Mount Royal School
A time capsule of the place we call home
In 1909, the trustees approved the site where Mount Royal School would soon stand. Mount Royal was a modern school and its design was used for many other schools at the time including Earl Grey and Riverside. Known as “Cottage Schools”, they were made of roughcut sandstone that could stand against wind, hail and snow.
When the school first opened in 1910, 395 students were enrolled. Mr. A.J. Watson was the Principal and only six female teachers were allocated as staff. With the large school population not only the classrooms were crowded – the basement was also a busy place used for boys physical education classes.
In 1919, 7 bungalow schools were completed and the Mount Royal School’s population dropped by 80 or 90 students as students moved to the new bungalow school in Bankview.
The reporting procedure used in 1926 differed greatly from today. At that time, Grades I and II were issued yearly certificates indicating only where a student stood in class, the number of days absent and a comment about their conduct. Parents were also given the name of the student who ranked highest in the class. However, in subsequent grades gruesome details were divulged by a monthly breakdown of the entire year. On the back of each report card is was stated “Pupils who read and study at night easily outstrip those who spend their time on the streets.”
In the 1930s the Mount Royal School Choir twice won the Alberta Music Festival Shield, given by the Edmonton School Board for the best Alberta public school choir. During both World Wars graduates from Mount Royal School enlisted. A plaque in the front hallway of the present school honours the 264 brave students who fought in the Canadian Armed Forces. In 1953 a new gymnasium was added to the sandstone structure, the present Industrial Arts shop and the Home Economics rooms occupy that old space.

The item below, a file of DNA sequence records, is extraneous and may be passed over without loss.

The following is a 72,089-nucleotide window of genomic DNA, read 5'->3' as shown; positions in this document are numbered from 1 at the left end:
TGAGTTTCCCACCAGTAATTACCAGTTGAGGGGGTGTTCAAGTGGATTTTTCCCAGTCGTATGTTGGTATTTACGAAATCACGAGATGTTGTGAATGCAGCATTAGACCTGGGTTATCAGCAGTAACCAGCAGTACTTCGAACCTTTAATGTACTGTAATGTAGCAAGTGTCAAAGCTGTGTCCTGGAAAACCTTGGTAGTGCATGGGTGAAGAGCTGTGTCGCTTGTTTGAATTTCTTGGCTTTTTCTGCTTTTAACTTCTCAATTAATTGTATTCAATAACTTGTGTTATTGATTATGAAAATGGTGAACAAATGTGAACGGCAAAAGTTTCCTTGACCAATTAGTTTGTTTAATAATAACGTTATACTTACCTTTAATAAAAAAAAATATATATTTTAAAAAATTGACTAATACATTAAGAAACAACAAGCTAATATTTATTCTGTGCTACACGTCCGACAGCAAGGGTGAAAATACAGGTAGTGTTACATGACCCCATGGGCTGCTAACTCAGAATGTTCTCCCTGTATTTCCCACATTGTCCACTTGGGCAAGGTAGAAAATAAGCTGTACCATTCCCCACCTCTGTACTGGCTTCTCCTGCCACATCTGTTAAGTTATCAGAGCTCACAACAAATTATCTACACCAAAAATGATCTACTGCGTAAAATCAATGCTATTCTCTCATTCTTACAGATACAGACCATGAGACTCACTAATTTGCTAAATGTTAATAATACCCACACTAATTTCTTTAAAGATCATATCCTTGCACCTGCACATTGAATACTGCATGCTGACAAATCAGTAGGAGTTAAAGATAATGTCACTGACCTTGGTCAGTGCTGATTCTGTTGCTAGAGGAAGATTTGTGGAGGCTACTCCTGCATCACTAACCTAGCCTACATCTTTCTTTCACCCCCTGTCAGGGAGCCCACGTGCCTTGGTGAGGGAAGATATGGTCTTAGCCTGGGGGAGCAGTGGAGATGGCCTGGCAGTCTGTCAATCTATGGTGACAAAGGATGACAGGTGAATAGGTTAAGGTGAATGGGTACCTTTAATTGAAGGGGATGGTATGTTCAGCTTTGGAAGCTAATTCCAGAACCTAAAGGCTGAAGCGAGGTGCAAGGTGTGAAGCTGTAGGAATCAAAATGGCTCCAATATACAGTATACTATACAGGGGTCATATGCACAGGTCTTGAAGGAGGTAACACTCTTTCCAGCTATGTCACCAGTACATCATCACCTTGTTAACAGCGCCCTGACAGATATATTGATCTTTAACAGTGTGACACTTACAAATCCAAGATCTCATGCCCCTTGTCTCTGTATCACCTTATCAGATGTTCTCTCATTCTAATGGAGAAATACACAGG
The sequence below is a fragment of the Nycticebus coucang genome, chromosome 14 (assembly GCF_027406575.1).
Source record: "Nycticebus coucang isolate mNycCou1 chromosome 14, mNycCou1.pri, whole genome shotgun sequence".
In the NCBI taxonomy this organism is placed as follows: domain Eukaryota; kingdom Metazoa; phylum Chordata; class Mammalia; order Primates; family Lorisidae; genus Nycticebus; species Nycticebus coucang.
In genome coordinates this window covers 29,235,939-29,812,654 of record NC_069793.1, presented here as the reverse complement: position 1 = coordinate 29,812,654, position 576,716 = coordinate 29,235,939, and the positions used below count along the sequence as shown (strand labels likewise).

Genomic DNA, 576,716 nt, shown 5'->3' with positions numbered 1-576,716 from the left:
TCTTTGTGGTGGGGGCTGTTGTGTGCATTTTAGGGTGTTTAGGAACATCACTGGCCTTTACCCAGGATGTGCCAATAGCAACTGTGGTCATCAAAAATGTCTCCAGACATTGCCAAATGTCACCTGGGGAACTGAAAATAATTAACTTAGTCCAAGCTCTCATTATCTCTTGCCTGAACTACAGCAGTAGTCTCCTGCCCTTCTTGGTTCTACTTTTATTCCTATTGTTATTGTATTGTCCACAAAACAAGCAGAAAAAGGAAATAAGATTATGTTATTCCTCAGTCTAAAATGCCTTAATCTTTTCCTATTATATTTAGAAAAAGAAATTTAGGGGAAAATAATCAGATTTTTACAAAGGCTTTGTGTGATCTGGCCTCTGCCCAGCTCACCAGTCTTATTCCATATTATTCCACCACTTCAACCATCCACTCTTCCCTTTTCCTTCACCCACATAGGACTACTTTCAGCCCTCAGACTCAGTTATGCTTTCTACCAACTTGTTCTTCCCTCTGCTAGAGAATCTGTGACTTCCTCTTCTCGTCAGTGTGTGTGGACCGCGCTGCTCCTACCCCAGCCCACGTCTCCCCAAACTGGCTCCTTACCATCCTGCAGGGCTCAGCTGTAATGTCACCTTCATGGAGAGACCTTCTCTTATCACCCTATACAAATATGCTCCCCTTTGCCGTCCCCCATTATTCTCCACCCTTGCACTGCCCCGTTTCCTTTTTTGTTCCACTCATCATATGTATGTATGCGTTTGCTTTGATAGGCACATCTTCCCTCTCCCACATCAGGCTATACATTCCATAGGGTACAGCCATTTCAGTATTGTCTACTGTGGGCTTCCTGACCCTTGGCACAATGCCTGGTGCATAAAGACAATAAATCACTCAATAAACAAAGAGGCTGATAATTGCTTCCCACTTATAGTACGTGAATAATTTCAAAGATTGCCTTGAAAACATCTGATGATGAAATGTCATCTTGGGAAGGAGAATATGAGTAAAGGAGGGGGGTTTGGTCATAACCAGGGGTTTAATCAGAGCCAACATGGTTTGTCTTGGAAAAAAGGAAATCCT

The name of Mount Royal School has caused some concern and on December 4, 1954 Principal Mr. Pecover wrote a letter asking that the school be given a new name. Mail for South Mount Royal School, Mount Royal College and Mount Royal School was often being directed to the wrong address! South Mount Royal School officially became William Reid Elementary on May 8, 1955 easing some of the problem.
When 14th Street was widened in 1966, the sandstone structure that stood on the hill overlooking the Bow River Valley was demolished. A new building built behind the old school, was dedicated on May 3, 1967 and stands today as the present Mount Royal Junior High. Students finally had their Home Economics. And Shop facilities where students could take such courses as “Home Care of the Sick Child” or “Building Construction and Related Industries.” The new school certainly offered a diversified challenge to the students of the class of ’67.
Throughout the 1960s and ‘70s Mount Royal maintained a high academic standard as seen by the number of names on the school’s honour role. The school however, was not only seen as a place for developing scholarship. Lizz Ann Walsh said in her Valedictory letter for the yearbook that year, “We have come to realize that education is not only academic, but it is also the process by which we learn to respect and understand people, to comfort and enjoy them; to live in peace and harmony with them. Perhaps the person who has best taught this lesson is our principal, Mr. Wallace.”
Throughout the 1980s and ‘90s, Mount Royal School’s population has sifted both up and down. Students still come from the districts of Connaught, Scarboro, Mount Royal, Bankview and Sunalta. However, as the city of Calgary has changed, so too has the area from where students come to Mount Royal Junior High. Now students come from as far away as Victoria Park and Strathcona. The school has a diverse population boasting students who speak many languages and come from more than 20 different countries. Mount Royal Also has an ACCESS class for students who are challenged by a variety of physical handicaps. The school is, as one person described it, “a slice of real life!”
If you look in the display case in the front foyer of the school you will find a piece of the sandstone that once made up the old Mount Royal School. The steps from the original building lead into the playing field from the present day parking lot. Students still feel a sense of history in the present school and they are proud of their role in making Mount Royal School a Caring Concerned Community!
To understand the genesis of our goals, it is necessary to understand our setting – student and community demographics, the performance of our students, school organization and characteristics, how we are viewed by our stakeholders, and our mission and beliefs.